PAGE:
Waste Reduction Facilitator Rae Stewart says now is the time to be extra careful and manage our behaviour accordingly. “This is the time of year bears amp up their foraging to build fat stores for winter denning. The best advice if you live in an area susceptible to wildlife is - reduce your risk of conflict- take responsibility for your garbage.”
Stewart reminds residents to store garbage securely, and only put your garbage out the day of pickup, not the night before. “Bears in particular, but other animals as well, have a keen sense of smell. The idea is not to attract them to your garbage unnecessarily. If they have access to your waste, not only can they make a real mess, but they can become food conditioned. Then they pose a risk to you and your family and pets, your neighbors, and themselves. And that’s totally preventable.”
Stewart adds the Regional Waste Reduction Office in conjunction with waste contractor E360s is now into the final phase of a bear cart pilot project testing various models of bear resistant garbage carts in select neighborhoods throughout the region. “Dependent on the results of the pilot and how those carts have been standing up to bear activity, there may be bear resistant cart options for residents by spring of next year.”
As part of a pilot project this year with the Regional District, the WildSafeBC Central Okanagan program has been working right across the region to monitor carts out the night before, and bear and wildlife activity in general, as well as providing education across the region for residents. WildSafeBC Coordinator, Meg Bjordal says “It’s important for residents to understand that they have a critical role in preventing conflicts with bears and other wildlife, which is through attractant management”.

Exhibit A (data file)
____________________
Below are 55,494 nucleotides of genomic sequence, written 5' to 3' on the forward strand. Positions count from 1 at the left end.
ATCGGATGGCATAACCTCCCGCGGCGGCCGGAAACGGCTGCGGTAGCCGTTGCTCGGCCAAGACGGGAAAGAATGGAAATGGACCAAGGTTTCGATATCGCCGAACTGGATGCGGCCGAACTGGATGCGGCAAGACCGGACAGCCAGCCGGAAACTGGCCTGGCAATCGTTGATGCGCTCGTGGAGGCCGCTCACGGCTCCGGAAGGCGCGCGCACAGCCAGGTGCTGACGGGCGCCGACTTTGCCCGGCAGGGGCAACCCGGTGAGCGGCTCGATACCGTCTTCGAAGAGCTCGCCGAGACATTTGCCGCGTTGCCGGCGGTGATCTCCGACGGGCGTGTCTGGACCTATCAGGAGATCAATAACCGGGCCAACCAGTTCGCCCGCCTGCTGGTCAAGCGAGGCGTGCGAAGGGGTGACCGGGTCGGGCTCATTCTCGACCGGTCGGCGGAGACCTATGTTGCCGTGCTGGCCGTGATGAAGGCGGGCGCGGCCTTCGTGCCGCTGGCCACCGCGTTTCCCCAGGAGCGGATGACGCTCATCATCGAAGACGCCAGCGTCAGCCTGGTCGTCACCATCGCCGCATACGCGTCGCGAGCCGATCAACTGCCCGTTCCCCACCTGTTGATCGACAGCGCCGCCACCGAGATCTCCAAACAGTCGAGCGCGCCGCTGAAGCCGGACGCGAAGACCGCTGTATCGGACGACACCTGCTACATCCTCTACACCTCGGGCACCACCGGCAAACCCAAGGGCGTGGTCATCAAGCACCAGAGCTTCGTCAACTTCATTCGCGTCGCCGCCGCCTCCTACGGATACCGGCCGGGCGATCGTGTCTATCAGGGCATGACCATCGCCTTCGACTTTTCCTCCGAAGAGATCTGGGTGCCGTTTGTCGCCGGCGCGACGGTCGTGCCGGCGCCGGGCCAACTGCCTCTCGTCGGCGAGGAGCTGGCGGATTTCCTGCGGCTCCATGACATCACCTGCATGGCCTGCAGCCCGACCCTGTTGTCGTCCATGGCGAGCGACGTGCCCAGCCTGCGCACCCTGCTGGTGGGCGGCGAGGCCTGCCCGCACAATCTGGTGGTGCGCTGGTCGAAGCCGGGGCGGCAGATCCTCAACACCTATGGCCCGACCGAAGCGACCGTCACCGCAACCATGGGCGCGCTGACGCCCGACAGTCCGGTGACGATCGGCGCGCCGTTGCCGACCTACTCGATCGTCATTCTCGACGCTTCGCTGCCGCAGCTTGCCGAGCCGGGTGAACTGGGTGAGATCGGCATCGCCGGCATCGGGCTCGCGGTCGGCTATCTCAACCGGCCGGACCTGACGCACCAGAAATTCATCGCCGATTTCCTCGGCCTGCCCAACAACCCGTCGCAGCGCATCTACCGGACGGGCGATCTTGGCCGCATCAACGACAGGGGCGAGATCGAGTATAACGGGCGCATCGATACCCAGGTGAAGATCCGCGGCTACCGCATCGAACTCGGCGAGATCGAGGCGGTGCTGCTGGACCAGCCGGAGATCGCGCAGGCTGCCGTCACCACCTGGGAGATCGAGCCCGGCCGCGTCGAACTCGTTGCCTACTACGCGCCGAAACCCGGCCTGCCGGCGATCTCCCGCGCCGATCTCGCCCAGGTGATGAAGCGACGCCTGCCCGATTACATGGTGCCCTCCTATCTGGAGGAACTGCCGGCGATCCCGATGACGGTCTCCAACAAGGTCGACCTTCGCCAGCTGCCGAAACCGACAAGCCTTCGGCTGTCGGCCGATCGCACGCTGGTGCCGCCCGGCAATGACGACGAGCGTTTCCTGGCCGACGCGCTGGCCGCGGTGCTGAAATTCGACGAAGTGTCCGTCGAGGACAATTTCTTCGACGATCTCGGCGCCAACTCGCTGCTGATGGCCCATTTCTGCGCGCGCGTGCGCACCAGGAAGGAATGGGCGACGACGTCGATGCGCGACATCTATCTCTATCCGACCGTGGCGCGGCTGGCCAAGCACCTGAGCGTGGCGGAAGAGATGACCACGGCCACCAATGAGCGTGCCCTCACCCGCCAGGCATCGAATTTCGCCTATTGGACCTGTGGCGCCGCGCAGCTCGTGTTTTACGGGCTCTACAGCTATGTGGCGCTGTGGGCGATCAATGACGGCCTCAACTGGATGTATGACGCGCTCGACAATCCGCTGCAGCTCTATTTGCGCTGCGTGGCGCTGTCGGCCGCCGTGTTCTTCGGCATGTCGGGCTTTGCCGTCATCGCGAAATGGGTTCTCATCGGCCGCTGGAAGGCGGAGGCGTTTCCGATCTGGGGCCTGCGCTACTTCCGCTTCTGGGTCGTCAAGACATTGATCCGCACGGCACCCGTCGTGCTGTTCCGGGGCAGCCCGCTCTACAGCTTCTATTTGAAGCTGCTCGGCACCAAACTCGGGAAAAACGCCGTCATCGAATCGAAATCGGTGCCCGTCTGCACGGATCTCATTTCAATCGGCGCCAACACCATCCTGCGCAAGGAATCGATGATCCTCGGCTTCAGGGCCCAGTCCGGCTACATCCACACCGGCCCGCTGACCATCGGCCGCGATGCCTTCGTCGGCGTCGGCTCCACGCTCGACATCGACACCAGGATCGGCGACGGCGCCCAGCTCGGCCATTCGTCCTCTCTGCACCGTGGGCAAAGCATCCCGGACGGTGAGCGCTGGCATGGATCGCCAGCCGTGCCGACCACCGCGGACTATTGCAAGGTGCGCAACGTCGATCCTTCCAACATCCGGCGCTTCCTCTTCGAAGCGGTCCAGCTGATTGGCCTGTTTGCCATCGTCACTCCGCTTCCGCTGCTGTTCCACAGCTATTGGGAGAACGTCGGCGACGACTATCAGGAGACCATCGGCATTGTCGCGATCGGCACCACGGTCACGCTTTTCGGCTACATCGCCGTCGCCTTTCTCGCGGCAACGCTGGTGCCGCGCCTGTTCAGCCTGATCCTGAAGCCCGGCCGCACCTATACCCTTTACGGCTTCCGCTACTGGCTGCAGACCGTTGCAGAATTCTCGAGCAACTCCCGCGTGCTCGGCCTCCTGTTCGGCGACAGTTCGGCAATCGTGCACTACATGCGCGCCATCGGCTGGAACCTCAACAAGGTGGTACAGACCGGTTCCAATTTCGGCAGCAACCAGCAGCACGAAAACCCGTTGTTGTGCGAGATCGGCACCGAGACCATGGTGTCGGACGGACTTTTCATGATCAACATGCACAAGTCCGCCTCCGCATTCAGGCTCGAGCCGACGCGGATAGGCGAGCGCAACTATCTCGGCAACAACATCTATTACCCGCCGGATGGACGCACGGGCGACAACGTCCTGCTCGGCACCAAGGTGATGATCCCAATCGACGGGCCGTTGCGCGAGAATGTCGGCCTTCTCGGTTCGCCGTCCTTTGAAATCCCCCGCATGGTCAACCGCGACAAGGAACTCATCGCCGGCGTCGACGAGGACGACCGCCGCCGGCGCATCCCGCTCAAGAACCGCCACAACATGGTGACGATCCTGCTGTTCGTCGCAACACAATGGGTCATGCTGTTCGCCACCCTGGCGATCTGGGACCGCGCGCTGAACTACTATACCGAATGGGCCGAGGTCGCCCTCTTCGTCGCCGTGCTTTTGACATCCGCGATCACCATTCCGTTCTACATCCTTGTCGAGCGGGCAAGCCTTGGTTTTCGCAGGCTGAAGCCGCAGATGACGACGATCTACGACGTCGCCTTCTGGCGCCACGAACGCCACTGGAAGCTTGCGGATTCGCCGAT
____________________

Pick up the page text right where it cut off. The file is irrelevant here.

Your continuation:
WildSafeBC has great tips you can follow to help keep wildlife wild and the community safe:
- Secure your garbage – store it in a secure location indoors or a bear-resistant enclosure. Also secure Yard Waste cart if it contains fruit.
- Only put garbage out for collection on the morning of pickup, not the night before
- Encourage neighbors to do the same, offer to help if needed
- Consider freezing your kitchen waste until the morning of collection day
- Manage your fruit trees, pick ripe & fallen fruit immediately
- Maintain your compost so it doesn’t smell. Add fruit slowly. No meat/dairy.
- Use birdbaths and houses to attract birds, instead of bird feeders
Please report human-bear conflicts to the BC Conservation Officer Service at 1.877.952.7277
For more information on deterring bears from your garbage, visit the WildSafeBC website: https://wildsafebc.com/species/black-bear/. For additional inquiries, visit rdco.com/recycle, email email@example.com or call the Regional Waste Reduction Office at 250.469.6250.
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Recycle your Cooking Oil - October 7, 2020